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The Pingry Independent Senior Project

For many students, the Independent Senior Project (ISP) is one of their most memorable and rewarding experiences at Pingry. The capstone of a Pingry Upper School education, the ISP is a self-designed learning project that students undertake outside of the classroom during the final five weeks of their senior year. From exploring fields of interest through internships in medicine, finance, law, or media, for example, to following a dream to develop their own community service or art project, students are invited to delve into a topic or project that they have always wanted to explore but for which they have never quite had the time.

As part of the ISP, Pingry students receive feedback and guidance from their project mentor and Pingry's ISP coach. At the culmination of the program, participants present their projects to the school community and family members—a great opportunity for younger students to learn about the ISP program and begin to envision what they might like to pursue their senior year.

Why Require an ISP? Because Students. . .

Increase their self confidence

Students learn about themselves, including their strengths outside of school, and gain practical experience that can boost their confidence as they head off college and life beyond. The courage to try something new and to step out of their comfort zone is another valuable benefit.

Develop New Skills

With the guidance and feedback of their mentors and coaches, ISP participants not only learn skills related to the development and execution of a personalized project, but they also gain important hands-on, in-the-trenches skills from the projects, themselves.

Gain Real-World Experience

What better way to discover more about an area of interest than to experience it for yourself? While some ISP participants confirm their commitment to a particular field over the course of their program, others realize that an alternate path may be a better fit.

Follow their dreams

The four years of high school are, unquestionably, a busy time for students. Reserving the final five weeks of their senior year as a time to explore a passion that they never before had the time to pursue is a unique opportunity. The memories from these projects are indelible and provide a tremendous sense of pride and accomplishment.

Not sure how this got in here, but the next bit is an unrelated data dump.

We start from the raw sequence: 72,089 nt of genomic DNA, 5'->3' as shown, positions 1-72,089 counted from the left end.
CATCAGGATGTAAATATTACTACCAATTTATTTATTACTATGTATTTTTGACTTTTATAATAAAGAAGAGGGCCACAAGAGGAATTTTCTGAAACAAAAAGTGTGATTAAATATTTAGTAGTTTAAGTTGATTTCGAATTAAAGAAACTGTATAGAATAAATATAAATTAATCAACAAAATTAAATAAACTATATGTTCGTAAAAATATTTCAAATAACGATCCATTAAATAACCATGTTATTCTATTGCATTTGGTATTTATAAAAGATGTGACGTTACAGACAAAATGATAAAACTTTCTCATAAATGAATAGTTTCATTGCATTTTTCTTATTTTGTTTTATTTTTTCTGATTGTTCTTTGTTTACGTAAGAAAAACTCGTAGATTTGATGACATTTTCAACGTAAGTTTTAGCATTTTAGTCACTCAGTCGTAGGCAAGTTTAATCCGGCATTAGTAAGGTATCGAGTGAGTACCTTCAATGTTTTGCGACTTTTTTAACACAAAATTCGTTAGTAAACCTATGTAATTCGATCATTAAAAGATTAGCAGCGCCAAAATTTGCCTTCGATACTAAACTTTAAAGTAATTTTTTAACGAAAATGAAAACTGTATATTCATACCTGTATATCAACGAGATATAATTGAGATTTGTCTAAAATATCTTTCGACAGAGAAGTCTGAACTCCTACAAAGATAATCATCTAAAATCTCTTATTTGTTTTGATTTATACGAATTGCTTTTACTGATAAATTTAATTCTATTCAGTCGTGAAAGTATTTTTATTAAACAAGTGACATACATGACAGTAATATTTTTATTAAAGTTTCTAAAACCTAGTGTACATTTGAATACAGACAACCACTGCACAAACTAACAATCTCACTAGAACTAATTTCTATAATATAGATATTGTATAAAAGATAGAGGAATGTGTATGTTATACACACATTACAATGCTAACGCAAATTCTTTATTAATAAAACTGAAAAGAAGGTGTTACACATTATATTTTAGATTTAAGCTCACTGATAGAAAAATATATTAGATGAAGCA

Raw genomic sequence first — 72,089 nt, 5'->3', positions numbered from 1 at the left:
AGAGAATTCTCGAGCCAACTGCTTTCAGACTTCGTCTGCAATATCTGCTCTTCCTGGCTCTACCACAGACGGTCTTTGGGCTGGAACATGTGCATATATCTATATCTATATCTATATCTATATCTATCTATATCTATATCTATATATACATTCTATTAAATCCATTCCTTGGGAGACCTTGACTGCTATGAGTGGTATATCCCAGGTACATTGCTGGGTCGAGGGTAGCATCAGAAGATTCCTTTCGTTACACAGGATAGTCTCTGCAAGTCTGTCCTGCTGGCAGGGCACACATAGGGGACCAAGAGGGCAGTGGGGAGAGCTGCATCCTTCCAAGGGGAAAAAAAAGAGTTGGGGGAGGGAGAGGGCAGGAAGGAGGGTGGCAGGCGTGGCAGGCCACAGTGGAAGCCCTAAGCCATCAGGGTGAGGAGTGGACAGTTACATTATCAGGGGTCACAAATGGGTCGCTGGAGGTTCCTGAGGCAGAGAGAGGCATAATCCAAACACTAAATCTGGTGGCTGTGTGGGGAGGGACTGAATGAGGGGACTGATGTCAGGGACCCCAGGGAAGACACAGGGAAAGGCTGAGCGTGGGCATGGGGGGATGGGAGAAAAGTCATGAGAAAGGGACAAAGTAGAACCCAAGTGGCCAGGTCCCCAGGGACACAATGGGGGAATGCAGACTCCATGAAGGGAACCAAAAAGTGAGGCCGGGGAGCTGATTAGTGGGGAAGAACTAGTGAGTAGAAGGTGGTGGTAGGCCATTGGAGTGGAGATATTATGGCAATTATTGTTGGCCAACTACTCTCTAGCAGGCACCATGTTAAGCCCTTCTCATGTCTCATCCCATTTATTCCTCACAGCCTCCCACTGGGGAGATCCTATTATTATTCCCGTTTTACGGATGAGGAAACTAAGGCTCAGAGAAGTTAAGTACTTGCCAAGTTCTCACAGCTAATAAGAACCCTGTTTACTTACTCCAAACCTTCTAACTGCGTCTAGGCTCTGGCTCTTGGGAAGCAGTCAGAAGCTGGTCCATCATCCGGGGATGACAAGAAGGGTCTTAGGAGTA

Develop Time Management Skills

ISP participants are responsible for reporting on their progress to their project mentors, showing up regularly and on time, and putting in the work. In short, they learn how to manage their own schedules outside of school and prioritize their responsibilities.

Learn From their Mistakes

It is a truism that the most valuable learning experiences can occur by making mistakes. ISPs provide opportunities for students to try something new and take risks while receiving advice and encouragement along the way.

Make Valuable Connections

ISP students typically spend 25 hours a week on their projects, equipping them with ample time for in-depth learning and insights from experienced professionals. Often, students stay in touch with the people they have met during the course of their projects and continuing receiving their valuable guidance in the future.

Are you a current student or parent looking for further details and requirements of the Pingry ISP?

Learn more.


Recent ISPs

Connor Beard

Class of 2017
Connor's ISP was a book, titled Humans of Pingry, developed to generate school spirit and "humanize" Pingry through the shared experiences of those he passed in the hallways every day.

Modeled after the popular photoblog, Humans of New York, which provides daily glimpses into the lives of individuals encountered on the streets of New York, Humans of Pingry showcases the stories, struggles, and dreams of different members of the Pingry community. Connor’s project included a blog on Facebook and Instagram, which he updated daily with photos and interviews, as well as a 122-page hardcover book, which can be viewed in the Admission Office.

Connor’s long-standing love of photography began in the first grade, when he received a camera for Christmas. Back then, he enjoyed taking snapshots and recording the world around him. Little did he realize that years later, his passion for photography would be the driving force behind his Independent Senior Project. One day during his freshman year at Pingry, Connor had a realization, which led to the idea for Humans of Pingry: “Although I went to school with over 500 students, I saw almost all of them as cardboard cutouts. I passed so many people in the hallways and never knew what was happening in their lives. They didn’t seem human to me, as much as one-dimensional characters.”